Written Confirmation for Active Substances to be issued by Provincial Branches of CFDA

On May 7th, 2013, CFDA announced on its official website that, the provincial branches are responsible for issuing written confirmations for exporting active pharmaceutical ingredients to EU by drug manufacturers. Pursuant to the EU Directive 2011/62/EU as of June 8, 2011 (amending Directive 2001/83/EC on the community code relating to medicinal products for human use, as regards the prevention of the entry into the legal supply chain of falsified medicinal products), starting from July 2, 2013, active pharmaceutical ingredients to be exported to the EU should satisfy the following requirements: i) manufactured in accordance with GMP standards at least equivalent to the GMP of EU; and ii) accompanied by a written confirmation from the competent authority of the exporting third country certifying that 1) GMP standards are applied; 2) the manufacturing plant concerned is subject to regular, strict and transparent controls and to the effective enforcement of GMP; 3) any information on the findings relating to non‐compliance should be also supplied by the exporting third country without any delay.

According to CFDA, for active pharmaceutical ingredients produced by manufacturers with a drug manufacturing license, 1) if such active pharmaceutical ingredients are assigned with a drug approval number, a document review will be conducted; and 2) if not, both an on‐site examination and document review will be conducted.

Registered Patients Groups May Thrive in China

In China, many patients suffering from the same disease are spontaneously forming self‐help associations to share information on the effective medical treatments for such disease. Similar to the patients’ group in the United States, those associations also help communicate among patients about the recent development of a cure, and sometimes organize charity activities to attract various social aids for patients. These associations, whether small or big, national or local, are mostly in the form of non‐profit welfare organizations and dedicated to improving the lives of people affected by various kinds of diseases through their support, education and research. For example, China Dolls Care and Support Association, China Ataxia Association and Hemophilia Home of China, are all famous national patients’ associations in China.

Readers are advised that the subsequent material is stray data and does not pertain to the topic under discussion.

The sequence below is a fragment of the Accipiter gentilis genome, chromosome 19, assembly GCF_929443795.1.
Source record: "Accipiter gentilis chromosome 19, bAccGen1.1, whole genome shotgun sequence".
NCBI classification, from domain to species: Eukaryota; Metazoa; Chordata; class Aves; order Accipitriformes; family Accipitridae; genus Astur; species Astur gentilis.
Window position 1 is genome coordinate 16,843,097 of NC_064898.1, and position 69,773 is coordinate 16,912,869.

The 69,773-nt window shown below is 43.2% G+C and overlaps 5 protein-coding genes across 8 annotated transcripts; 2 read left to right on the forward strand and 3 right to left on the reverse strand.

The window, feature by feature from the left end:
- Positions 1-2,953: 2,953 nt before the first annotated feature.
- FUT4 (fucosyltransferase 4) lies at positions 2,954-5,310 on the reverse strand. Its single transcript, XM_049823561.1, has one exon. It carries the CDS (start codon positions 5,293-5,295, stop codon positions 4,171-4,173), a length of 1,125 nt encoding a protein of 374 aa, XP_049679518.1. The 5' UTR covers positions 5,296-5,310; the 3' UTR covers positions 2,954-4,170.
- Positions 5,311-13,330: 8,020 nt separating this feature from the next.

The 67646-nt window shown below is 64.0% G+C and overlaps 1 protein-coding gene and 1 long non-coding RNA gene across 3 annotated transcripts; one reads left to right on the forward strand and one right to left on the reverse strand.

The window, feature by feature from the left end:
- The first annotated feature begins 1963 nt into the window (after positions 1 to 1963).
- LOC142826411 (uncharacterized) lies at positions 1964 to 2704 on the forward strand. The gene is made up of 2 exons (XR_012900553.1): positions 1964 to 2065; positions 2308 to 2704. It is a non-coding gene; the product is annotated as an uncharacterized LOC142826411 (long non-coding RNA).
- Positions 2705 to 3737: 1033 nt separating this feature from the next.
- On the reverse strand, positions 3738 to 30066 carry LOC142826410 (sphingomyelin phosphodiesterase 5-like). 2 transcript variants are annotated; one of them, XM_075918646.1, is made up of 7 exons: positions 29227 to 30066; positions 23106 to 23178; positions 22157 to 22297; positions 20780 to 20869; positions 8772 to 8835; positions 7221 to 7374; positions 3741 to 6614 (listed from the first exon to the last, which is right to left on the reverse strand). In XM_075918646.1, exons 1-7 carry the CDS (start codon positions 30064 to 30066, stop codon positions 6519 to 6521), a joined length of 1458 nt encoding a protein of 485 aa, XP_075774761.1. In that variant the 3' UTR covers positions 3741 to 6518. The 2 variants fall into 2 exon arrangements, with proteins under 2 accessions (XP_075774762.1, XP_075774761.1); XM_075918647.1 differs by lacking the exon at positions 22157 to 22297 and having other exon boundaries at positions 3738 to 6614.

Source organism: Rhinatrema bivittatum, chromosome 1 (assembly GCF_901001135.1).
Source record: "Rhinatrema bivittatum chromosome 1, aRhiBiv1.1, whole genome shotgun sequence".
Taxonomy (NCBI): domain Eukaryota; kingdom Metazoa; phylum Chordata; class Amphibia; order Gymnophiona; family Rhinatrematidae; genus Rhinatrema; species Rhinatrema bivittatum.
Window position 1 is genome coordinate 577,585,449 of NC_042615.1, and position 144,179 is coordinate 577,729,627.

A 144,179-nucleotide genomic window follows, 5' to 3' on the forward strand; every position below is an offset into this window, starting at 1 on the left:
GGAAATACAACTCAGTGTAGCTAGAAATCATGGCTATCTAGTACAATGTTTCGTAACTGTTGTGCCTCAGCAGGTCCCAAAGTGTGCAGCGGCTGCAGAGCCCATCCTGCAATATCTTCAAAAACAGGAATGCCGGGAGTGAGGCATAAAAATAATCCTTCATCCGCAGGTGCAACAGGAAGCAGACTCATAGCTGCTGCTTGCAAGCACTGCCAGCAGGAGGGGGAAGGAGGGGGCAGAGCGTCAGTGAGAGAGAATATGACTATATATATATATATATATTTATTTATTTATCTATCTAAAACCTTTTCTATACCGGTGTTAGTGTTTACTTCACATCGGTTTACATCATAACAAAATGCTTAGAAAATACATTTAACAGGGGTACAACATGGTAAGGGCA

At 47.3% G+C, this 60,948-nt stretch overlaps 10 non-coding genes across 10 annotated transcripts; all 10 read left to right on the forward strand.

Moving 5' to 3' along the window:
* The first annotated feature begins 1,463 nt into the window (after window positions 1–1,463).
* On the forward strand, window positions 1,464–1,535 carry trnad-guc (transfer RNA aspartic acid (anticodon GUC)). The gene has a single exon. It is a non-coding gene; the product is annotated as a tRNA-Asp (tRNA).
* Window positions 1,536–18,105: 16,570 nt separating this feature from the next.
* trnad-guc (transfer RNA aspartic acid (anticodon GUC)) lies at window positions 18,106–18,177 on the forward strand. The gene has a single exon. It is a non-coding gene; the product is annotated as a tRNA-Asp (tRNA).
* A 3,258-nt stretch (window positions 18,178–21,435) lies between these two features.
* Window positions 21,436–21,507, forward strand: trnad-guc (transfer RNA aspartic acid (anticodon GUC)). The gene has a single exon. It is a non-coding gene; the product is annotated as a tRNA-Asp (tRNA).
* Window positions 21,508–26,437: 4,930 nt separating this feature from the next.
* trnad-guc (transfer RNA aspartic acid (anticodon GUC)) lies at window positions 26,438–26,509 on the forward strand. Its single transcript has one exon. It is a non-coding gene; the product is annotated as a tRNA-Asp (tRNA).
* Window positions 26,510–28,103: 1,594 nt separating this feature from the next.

Generally, there are two approaches to legally create a non‐governmental patients’ group in China: registered as either profit‐driven companies or so‐called “private non‐enterprise entities.” To gain more government support and tax exemption and preferences regarding the donations and revenues as well as avoiding the high thresholds for company registration, patients’ groups in China nowadays are more inclined to operate as “non‐for‐profit” private non‐enterprise entities. Under PRC laws and regulations, the competent authority for registering private non‐enterprise entities is the Ministry of Civil Affairs and its local branches. Prior to the registration, a private non‐enterprise entity should go through a few necessary procedures, including obtaining the approval from the competent authorities in charge of the business to be engaged by such entity (if applicable), determining its name and organization structure, acquiring the necessary personnel, legitimate property and business place to conduct the business.

According to some public news, the Chinese government is striving to simplify the registration procedures of private non‐enterprise entities to encourage more social patients’ groups to obtain governmental recognition and legal identity. For instance, Beijing Civil Affairs Bureau just released an announcement on its official website, saying that starting from April 1st, 2013, public‐oriented, private, non‐enterprise entities can directly register without obtaining any prior approval, and the required registration thresholds will be dramatically reduced.